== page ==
Growth gap between passenger and air cargo widening
12 / 03 / 2014
PASSENGER volume growth is outpacing air cargo, with a "big gap" emerging in the last three years as onshoring has stifled international trade volumes.
IATA chief economist Brian Pearce said that air cargo's role as a lead indicator for passenger volumes has broken down since 2010, as witnessed by a ‘dramatic divergence’ in revenues of US$20bn in 2013.
While airfreight has historically performed well at the peaks of economic growth and badly in the troughs, air cargo volumes have flatlined since 2010 as passenger traffic grew strongly.
Pearce told the IATA World Cargo Symposium in Los Angeles that onshoring - sourcing goods locally - was a key factor in this recent trend, but not the only one.
The average 2.5 ratio in favour of international trade versus domestic production has stopped, with Pearce calling it "as critical an issue" as mode shift to ocean freight.
The question for the air cargo industry, observes Pearce, is whether this trend continues or is ‘a temporary blip’.
Onshoring has also been accompanied by trade protectionism, a theme raised by several speakers at the conference, with many rallying the industry to lobby against ‘beggar thy neighbour’ policies.
Rising labour costs in China have accelerated the onshoring process but the upside is that a larger and richer Chinese consumer base could fuel longer term demand for air cargo.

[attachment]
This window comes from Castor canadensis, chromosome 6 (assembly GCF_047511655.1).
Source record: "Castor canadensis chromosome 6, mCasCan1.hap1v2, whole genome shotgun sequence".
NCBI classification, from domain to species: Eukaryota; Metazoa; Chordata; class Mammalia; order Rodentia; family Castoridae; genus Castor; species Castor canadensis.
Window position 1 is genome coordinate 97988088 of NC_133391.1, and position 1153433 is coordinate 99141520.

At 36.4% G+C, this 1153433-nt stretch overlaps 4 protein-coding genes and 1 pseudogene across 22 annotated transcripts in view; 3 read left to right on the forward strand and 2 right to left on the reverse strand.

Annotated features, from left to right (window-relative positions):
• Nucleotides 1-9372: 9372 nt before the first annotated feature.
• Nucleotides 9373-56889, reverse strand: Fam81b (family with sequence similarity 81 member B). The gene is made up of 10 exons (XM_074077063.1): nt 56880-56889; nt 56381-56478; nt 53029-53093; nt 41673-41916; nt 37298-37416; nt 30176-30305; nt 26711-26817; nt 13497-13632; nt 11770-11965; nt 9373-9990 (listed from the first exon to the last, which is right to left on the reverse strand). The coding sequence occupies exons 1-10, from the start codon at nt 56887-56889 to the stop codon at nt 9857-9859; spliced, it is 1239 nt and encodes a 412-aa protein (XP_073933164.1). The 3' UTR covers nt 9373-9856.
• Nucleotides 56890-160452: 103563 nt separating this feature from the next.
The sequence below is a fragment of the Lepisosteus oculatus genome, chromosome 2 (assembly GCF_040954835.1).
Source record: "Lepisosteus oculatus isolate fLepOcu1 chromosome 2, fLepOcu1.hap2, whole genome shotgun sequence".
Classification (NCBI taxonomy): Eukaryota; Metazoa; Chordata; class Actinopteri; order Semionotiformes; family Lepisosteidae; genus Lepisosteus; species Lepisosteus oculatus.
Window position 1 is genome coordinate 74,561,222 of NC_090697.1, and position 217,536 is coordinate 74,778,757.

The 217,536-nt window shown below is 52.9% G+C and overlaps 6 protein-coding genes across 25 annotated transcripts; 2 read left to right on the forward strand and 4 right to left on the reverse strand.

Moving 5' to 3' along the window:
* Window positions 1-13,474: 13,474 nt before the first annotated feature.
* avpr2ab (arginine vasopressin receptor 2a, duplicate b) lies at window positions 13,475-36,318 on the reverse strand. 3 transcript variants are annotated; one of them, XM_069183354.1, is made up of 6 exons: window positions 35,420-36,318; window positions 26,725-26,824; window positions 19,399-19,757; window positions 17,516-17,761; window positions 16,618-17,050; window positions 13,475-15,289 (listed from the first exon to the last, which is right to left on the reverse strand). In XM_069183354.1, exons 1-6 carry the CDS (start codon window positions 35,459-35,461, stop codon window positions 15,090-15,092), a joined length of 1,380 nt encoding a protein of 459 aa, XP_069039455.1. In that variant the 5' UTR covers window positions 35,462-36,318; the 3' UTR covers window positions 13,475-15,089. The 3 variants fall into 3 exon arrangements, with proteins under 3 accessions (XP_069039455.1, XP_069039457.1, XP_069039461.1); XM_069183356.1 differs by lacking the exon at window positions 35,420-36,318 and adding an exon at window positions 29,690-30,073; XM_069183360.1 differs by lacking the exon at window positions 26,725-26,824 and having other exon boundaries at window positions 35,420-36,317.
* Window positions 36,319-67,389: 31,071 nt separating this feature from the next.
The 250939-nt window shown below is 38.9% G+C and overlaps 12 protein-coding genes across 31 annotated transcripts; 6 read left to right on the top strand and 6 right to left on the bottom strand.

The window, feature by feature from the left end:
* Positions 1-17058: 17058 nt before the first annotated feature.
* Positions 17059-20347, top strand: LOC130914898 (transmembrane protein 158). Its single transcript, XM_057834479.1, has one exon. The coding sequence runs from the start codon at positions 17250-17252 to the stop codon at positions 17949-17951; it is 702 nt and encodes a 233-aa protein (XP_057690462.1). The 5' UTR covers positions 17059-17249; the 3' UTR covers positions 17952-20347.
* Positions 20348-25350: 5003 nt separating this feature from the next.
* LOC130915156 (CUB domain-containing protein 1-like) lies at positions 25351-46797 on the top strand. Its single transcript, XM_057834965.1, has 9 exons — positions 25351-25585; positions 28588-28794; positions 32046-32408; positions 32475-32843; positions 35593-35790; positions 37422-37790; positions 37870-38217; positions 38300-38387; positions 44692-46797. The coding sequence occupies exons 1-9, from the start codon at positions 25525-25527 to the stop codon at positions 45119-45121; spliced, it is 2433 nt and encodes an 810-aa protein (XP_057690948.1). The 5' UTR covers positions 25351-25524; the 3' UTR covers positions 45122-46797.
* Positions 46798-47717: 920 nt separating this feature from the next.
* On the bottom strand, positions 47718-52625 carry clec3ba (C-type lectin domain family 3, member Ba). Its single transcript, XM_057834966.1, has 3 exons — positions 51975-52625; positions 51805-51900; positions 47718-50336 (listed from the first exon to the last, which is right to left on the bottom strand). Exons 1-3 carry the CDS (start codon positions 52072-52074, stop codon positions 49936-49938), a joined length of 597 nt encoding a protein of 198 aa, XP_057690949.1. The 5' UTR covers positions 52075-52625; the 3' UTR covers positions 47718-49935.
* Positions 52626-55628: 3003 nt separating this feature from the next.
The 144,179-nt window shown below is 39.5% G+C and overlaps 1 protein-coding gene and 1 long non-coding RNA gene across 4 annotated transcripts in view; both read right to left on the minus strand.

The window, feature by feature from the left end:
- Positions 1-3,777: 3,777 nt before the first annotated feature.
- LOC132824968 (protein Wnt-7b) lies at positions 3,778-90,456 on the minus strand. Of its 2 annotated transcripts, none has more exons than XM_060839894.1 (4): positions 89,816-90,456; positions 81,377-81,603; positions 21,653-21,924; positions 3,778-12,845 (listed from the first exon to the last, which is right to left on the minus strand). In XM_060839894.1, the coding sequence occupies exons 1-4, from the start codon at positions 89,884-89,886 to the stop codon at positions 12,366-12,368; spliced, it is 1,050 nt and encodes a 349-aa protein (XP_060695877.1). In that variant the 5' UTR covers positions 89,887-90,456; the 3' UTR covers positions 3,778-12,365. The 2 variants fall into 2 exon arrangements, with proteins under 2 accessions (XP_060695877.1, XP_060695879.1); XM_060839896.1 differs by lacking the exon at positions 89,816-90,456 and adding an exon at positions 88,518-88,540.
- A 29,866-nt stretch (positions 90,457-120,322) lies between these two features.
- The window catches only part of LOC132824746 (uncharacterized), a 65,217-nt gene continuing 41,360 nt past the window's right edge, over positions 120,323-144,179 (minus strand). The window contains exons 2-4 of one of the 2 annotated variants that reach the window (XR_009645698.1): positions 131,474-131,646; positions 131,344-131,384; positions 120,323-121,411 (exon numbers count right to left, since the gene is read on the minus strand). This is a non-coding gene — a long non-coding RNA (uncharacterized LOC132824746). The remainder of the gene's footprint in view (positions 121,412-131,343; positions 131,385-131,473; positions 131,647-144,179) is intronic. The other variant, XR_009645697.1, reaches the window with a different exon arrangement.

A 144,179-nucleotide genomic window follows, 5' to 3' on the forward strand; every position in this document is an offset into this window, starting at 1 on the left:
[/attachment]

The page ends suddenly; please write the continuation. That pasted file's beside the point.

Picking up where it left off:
In addition, the US is now far less reliant on imported energy, a transformation, which could see a revival in US manufacturing, again a potential dampener for one of the key air cargo markets.
But while ocean freight has taken its slice of the traditional air cargo market, Pearce says the integrators secured the ‘top end’ of the airfreight business too.
Aviation fuel costs have remained high for the last three years and "look set to stay" for the next year, says Pearce, who adds the issue of climate change and carbon neutral transport growth are important topics for the air freight industry.
Referring to the supply side challenges, essentially the increase in bellyhold capacity in freshly delivered larger and more fuel- efficient passenger aircraft, the airfreight industry has seen asset utilisation stabilise but cargo yields soften.
Despite the ‘challenge to profitability’ Pearce says that there were ‘positive signs’ for air cargo, adding that the industrial production cycle is ‘looking good’ alongside growing business confidence, which is usually a good indicator of future RTKs, albeit with a few ‘false dawns’.